Fitton, Doris

2010
CC BY-SA 2.0
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Fitton, Doris

Dorotea Alice Lucy (Doris) Fitton was [media]born on 3 November 1897 in Manila, the Philippines, but the family returned to Melbourne in 1902. The death of her father, Walter Fitton, two years later left his widow Janet in straitened circumstances. Doris Fitton trained as a stenographer but, aged 17, was also accepted as a student by Gregan McMahon in his Melbourne Repertory Theatre Company.

On her marriage to solicitor Norbert Keck ('Tug') Mason on 22 April 1922, she settled in Sydney. The elder of their two sons was born in 1924 and Fitton, while making the occasional stage appearance, regarded herself as retired from the theatre. Her career revived in 1927, with small roles for JC Williamson's and in 1929 she joined director and designer Don Finley in his newly formed Turret Theatre at North Sydney. She stayed with the company as performer and part-time secretary throughout its short life until 1930. On the demise of the Turret, Fitton organised 20 of its members to contribute ten shillings each as a working capital for the establishment of her city-based Independent Theatre.

It is as the founder of, and dominant influence upon, this Independent Theatre that Doris Fitton is best remembered and she became inseparable from it. Her initiative was a reflection of the movement in Europe in which theatre professionals sought ways of presenting works from both the literary classic repertoire and the evolving realist drama which were unlikely to be presented by commercial managements. In the Sydney context, Fitton's activities also acknowledged the fact that such a theatre could only function with the support of amateur performers.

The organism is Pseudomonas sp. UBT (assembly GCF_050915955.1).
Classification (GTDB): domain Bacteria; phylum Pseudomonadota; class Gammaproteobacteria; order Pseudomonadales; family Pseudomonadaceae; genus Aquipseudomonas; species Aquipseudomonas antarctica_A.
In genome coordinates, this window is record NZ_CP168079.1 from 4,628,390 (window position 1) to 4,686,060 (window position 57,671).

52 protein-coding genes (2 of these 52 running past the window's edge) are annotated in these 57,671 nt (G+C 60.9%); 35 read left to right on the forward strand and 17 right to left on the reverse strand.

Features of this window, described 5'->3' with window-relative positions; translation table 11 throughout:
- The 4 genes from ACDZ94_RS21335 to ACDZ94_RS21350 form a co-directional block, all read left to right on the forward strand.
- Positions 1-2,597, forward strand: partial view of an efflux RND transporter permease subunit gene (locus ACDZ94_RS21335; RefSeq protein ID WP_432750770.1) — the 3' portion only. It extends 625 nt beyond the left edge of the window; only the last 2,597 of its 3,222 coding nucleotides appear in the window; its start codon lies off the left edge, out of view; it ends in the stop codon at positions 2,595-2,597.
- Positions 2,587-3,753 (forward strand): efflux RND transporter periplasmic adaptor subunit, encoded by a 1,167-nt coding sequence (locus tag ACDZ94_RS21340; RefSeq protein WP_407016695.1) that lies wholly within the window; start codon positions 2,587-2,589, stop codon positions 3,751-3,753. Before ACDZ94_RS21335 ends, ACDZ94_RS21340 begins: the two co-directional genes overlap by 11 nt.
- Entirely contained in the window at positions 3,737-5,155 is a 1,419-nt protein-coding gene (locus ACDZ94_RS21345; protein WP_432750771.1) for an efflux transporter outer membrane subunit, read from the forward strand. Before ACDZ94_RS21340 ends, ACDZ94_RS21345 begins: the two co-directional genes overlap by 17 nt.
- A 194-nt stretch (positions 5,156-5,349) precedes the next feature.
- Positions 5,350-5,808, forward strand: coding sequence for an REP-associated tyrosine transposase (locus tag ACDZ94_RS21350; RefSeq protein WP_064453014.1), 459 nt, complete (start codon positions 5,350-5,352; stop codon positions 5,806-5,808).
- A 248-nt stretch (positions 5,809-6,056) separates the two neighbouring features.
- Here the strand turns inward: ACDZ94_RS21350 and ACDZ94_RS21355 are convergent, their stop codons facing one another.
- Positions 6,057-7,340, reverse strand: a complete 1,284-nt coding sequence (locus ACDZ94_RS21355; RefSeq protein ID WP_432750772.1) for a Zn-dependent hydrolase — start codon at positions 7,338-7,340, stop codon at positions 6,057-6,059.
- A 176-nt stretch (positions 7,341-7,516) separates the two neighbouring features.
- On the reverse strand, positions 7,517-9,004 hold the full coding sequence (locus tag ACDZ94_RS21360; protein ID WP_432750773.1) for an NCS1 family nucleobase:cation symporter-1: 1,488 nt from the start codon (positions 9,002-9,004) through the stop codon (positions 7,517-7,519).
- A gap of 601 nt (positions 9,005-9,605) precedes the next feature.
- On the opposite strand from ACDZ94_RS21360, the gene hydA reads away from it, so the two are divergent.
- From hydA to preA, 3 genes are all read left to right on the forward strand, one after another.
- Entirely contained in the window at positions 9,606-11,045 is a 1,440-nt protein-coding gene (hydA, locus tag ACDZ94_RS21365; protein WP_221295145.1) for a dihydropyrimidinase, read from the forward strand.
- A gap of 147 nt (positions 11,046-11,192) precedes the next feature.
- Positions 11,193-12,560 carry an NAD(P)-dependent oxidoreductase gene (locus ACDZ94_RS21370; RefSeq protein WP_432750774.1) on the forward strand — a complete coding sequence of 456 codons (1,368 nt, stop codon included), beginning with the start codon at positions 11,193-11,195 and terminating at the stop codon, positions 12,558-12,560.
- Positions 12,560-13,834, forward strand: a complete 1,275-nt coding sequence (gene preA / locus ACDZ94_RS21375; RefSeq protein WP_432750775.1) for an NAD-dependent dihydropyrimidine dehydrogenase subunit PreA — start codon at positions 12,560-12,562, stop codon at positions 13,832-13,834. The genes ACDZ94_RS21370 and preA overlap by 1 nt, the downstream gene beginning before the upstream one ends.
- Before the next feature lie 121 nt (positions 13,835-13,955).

Independent Theatre at the Savoy

Initially the group found a supporter who leased them rooms for £1 a week, then they moved to the small St James Hall. In January 1931 they settled in the newer Savoy Theatre in Bligh Street where, until 1937, they established a routine of eight productions a year. Fitton, as artistic director, perceived her first responsibility as establishing an audience, so they began with a Viennese comedy By Candlelight, but productions of both the classics and works by contemporary writers such as Elmer Rice and SN Behrman followed. Shows were frequently shoestring affairs, set against buff-coloured curtains, a style which was presented as innovative and experimental. On occasion though, Fitton used the appeal of large casts and spectacular presentation to attract full houses to shows which only the amateur stage could afford to present. These included Hugh McCrae's poetical and musical saga The Ship of Heaven, Flecker's Arabian Night's fantasy Hassan and the spectacularly successful and often revived 1066 and All That.

The move to North Sydney

The Savoy ceased to be available in June 1937 and for the next two years Fitton's theatre gave irregular performances at the Conservatorium of Music. In July 1939 Harald Bowden of Williamson's invited the company to experiment with a season at a theatre in North Sydney. They played to poor audiences but, for a cheap rental, Fitton's dislike of the building and fears of the effect on the subscription audiences of 'crossing the Bridge' were put aside. The move did lose the Independent much support, and the opening date of 3 September 1939 was inauspicious, but Fitton kept the theatre operating throughout World War II and, during that time, developed an involvement with the local community.

The 1940s and 1950s were the golden years for Fitton and the Independent Theatre. Memorable shows included her appearances in Schiller's Maria Stuart and in the 1948 production of Mourning Becomes Electra; Sumner Locke Elliott's Rusty Bugles provided a censorship cause célèbre; there was the challenging Dark of the Moon; the 'daring' love story Black Chiffon; and the newly translated Polish play Anna Lucasta. Fitton also continued her policy of encouraging Australian writers and, although these productions were often less than commercially successful, by 1967 the Independent Theatre had presented over 30 full-length new plays.